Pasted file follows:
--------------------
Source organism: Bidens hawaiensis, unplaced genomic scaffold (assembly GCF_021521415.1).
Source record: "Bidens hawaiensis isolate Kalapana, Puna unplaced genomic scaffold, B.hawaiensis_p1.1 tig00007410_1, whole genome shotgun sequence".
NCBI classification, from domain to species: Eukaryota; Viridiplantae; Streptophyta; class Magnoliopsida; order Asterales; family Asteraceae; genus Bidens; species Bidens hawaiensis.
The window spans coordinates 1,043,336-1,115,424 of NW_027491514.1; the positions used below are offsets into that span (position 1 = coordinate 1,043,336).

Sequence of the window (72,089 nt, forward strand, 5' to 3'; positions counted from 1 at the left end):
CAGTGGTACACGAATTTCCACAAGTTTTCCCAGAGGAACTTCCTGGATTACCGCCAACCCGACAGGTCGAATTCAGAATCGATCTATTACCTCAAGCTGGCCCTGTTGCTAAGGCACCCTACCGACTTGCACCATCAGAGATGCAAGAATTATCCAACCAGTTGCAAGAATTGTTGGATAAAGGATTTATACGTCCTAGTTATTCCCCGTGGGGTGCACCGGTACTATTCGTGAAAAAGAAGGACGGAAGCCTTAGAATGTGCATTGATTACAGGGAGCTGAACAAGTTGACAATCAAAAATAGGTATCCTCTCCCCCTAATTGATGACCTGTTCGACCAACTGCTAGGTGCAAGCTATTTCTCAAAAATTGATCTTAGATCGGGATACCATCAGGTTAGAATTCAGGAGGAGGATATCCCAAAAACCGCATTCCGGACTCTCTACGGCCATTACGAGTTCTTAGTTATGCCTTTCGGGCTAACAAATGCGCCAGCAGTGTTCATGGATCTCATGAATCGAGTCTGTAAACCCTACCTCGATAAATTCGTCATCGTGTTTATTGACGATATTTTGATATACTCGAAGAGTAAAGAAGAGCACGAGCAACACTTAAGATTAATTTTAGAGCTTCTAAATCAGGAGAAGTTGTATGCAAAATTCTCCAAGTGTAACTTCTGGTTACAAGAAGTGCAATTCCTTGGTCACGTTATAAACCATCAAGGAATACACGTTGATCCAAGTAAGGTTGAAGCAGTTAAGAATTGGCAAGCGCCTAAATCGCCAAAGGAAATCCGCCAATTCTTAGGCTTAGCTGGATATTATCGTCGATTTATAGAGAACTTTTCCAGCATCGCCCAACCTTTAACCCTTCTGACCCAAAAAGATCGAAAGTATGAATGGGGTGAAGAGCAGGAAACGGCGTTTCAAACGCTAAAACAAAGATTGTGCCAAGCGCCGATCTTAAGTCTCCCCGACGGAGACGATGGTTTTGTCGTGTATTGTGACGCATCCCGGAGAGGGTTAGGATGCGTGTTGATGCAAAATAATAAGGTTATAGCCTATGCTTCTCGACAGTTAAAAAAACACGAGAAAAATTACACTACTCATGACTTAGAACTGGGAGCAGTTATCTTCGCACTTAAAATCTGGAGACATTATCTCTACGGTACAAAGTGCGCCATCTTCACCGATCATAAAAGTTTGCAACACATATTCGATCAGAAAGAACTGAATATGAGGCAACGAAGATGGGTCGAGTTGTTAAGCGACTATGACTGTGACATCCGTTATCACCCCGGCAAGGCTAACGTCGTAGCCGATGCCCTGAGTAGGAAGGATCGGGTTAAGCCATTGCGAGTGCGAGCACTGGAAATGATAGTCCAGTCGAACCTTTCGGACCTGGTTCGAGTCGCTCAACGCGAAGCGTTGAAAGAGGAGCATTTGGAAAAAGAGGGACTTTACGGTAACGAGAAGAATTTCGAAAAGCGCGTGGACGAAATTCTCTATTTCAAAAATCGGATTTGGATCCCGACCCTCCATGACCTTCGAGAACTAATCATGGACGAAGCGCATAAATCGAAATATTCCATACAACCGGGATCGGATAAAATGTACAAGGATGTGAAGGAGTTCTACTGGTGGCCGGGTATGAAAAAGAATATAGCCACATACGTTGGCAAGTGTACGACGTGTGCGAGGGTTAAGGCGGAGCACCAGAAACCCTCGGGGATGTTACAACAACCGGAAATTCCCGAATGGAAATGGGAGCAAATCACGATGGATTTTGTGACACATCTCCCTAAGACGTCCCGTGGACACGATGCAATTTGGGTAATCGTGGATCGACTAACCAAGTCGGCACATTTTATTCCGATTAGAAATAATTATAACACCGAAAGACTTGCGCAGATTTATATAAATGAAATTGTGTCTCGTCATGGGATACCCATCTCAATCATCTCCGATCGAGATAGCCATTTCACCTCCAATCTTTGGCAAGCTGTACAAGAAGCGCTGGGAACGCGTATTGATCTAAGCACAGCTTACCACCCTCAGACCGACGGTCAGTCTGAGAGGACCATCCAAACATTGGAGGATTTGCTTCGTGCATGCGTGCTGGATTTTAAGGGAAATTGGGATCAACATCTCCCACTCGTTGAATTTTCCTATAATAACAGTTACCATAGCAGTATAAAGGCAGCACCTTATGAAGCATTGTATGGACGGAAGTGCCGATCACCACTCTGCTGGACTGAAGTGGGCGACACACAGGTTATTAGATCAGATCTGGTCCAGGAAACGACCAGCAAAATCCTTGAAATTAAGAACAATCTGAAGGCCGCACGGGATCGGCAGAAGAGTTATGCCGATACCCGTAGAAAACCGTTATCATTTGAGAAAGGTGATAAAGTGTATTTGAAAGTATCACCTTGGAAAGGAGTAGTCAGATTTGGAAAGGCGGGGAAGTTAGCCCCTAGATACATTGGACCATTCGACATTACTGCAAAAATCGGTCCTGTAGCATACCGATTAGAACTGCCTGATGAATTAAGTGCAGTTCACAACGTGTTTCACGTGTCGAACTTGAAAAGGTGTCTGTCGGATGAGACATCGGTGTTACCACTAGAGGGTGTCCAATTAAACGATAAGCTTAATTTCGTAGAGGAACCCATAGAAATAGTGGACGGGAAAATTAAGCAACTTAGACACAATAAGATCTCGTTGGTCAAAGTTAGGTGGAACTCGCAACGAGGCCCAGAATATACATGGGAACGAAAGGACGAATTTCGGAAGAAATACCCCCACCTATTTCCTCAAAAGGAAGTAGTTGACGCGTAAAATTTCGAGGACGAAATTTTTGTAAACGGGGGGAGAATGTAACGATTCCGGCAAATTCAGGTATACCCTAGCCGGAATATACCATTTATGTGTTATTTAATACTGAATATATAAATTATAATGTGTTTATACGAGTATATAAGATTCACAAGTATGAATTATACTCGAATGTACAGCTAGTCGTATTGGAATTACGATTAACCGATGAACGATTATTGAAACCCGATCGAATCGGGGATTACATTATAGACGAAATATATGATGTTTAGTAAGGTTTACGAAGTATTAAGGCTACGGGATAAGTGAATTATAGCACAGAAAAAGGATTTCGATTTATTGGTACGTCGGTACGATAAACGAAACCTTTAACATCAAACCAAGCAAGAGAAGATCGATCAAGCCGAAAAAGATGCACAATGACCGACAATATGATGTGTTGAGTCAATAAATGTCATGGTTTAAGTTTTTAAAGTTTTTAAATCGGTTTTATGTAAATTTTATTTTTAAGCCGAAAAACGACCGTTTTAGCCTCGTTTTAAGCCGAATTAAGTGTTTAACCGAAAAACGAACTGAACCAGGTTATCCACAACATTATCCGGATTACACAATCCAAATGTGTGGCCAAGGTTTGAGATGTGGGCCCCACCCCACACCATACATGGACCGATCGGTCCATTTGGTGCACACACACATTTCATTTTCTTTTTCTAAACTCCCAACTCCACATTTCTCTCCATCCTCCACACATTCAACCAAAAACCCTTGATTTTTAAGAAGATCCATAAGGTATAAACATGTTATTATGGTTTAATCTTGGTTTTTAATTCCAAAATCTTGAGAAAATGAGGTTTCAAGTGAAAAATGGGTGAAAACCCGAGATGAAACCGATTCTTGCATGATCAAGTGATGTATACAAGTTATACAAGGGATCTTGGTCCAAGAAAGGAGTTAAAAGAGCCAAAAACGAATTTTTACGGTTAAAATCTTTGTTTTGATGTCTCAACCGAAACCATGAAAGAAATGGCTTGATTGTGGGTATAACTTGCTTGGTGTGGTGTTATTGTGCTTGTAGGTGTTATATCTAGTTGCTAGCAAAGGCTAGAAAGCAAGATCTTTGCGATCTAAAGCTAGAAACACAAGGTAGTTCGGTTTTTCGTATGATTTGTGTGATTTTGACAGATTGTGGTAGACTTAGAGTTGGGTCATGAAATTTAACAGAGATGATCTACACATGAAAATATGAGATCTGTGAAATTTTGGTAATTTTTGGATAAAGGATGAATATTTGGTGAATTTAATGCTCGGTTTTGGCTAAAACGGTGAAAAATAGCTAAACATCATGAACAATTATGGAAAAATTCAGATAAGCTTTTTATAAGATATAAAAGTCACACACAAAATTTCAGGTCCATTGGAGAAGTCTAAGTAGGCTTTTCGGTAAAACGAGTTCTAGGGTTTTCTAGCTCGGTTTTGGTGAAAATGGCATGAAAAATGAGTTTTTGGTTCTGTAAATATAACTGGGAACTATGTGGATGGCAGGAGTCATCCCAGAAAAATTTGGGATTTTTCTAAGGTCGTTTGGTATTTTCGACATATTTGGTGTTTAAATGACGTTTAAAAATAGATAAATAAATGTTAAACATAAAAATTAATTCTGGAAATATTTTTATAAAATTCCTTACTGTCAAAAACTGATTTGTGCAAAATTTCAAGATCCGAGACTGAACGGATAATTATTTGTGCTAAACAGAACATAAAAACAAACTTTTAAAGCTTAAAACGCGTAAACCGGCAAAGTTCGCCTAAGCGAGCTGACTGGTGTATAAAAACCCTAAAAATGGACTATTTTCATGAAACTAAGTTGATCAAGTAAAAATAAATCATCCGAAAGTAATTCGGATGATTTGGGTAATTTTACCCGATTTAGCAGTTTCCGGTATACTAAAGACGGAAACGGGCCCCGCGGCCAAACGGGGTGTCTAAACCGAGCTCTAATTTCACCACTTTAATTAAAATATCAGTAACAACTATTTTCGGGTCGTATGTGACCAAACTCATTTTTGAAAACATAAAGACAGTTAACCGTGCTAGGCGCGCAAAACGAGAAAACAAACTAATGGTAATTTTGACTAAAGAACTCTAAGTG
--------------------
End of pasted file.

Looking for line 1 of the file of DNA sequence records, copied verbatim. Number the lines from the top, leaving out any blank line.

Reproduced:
Source organism: Bidens hawaiensis, unplaced genomic scaffold (assembly GCF_021521415.1).